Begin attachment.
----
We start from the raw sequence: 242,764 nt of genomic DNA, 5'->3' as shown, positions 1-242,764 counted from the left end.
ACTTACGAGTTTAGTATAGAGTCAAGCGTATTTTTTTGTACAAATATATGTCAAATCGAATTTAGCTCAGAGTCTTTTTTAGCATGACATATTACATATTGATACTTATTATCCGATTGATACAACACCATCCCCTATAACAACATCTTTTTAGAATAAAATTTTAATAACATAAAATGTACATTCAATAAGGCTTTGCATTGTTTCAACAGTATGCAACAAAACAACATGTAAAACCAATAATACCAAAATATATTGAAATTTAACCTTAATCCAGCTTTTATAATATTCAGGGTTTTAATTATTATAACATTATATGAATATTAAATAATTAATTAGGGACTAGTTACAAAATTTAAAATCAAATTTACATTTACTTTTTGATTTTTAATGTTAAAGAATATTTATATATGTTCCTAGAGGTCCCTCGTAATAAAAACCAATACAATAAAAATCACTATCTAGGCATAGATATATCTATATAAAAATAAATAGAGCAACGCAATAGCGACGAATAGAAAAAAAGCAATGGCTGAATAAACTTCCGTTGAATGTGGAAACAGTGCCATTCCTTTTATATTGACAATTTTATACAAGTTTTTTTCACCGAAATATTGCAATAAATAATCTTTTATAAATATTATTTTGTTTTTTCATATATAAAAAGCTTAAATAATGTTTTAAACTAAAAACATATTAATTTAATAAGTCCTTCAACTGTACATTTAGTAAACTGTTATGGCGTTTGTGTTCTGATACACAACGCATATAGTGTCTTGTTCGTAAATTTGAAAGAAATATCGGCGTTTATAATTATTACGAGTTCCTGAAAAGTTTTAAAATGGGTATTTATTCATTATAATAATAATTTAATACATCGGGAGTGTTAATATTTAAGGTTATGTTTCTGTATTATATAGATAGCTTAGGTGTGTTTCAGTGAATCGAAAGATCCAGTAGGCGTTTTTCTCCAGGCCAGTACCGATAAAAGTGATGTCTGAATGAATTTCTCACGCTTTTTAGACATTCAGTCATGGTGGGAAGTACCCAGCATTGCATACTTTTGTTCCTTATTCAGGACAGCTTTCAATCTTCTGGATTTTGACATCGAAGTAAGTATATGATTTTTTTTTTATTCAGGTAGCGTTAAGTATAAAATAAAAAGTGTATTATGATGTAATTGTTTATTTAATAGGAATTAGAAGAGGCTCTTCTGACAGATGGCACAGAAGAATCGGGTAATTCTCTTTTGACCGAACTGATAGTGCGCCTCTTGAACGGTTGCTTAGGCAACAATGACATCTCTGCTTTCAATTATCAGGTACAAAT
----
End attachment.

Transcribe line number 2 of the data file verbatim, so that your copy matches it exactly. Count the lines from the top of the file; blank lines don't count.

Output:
ACTTACGAGTTTAGTATAGAGTCAAGCGTATTTTTTTGTACAAATATATGTCAAATCGAATTTAGCTCAGAGTCTTTTTTAGCATGACATATTACATATTGATACTTATTATCCGATTGATACAACACCATCCCCTATAACAACATCTTTTTAGAATAAAATTTTAATAACATAAAATGTACATTCAATAAGGCTTTGCATTGTTTCAACAGTATGCAACAAAACAACATGTAAAACCAATAATACCAAAATATATTGAAATTTAACCTTAATCCAGCTTTTATAATATTCAGGGTTTTAATTATTATAACATTATATGAATATTAAATAATTAATTAGGGACTAGTTACAAAATTTAAAATCAAATTTACATTTACTTTTTGATTTTTAATGTTAAAGAATATTTATATATGTTCCTAGAGGTCCCTCGTAATAAAAACCAATACAATAAAAATCACTATCTAGGCATAGATATATCTATATAAAAATAAATAGAGCAACGCAATAGCGACGAATAGAAAAAAAGCAATGGCTGAATAAACTTCCGTTGAATGTGGAAACAGTGCCATTCCTTTTATATTGACAATTTTATACAAGTTTTTTTCACCGAAATATTGCAATAAATAATCTTTTATAAATATTATTTTGTTTTTTCATATATAAAAAGCTTAAATAATGTTTTAAACTAAAAACATATTAATTTAATAAGTCCTTCAACTGTACATTTAGTAAACTGTTATGGCGTTTGTGTTCTGATACACAACGCATATAGTGTCTTGTTCGTAAATTTGAAAGAAATATCGGCGTTTATAATTATTACGAGTTCCTGAAAAGTTTTAAAATGGGTATTTATTCATTATAATAATAATTTAATACATCGGGAGTGTTAATATTTAAGGTTATGTTTCTGTATTATATAGATAGCTTAGGTGTGTTTCAGTGAATCGAAAGATCCAGTAGGCGTTTTTCTCCAGGCCAGTACCGATAAAAGTGATGTCTGAATGAATTTCTCACGCTTTTTAGACATTCAGTCATGGTGGGAAGTACCCAGCATTGCATACTTTTGTTCCTTATTCAGGACAGCTTTCAATCTTCTGGATTTTGACATCGAAGTAAGTATATGATTTTTTTTTTATTCAGGTAGCGTTAAGTATAAAATAAAAAGTGTATTATGATGTAATTGTTTATTTAATAGGAATTAGAAGAGGCTCTTCTGACAGATGGCACAGAAGAATCGGGTAATTCTCTTTTGACCGAACTGATAGTGCGCCTCTTGAACGGTTGCTTAGGCAACAATGACATCTCTGCTTTCAATTATCAGGTACAAAT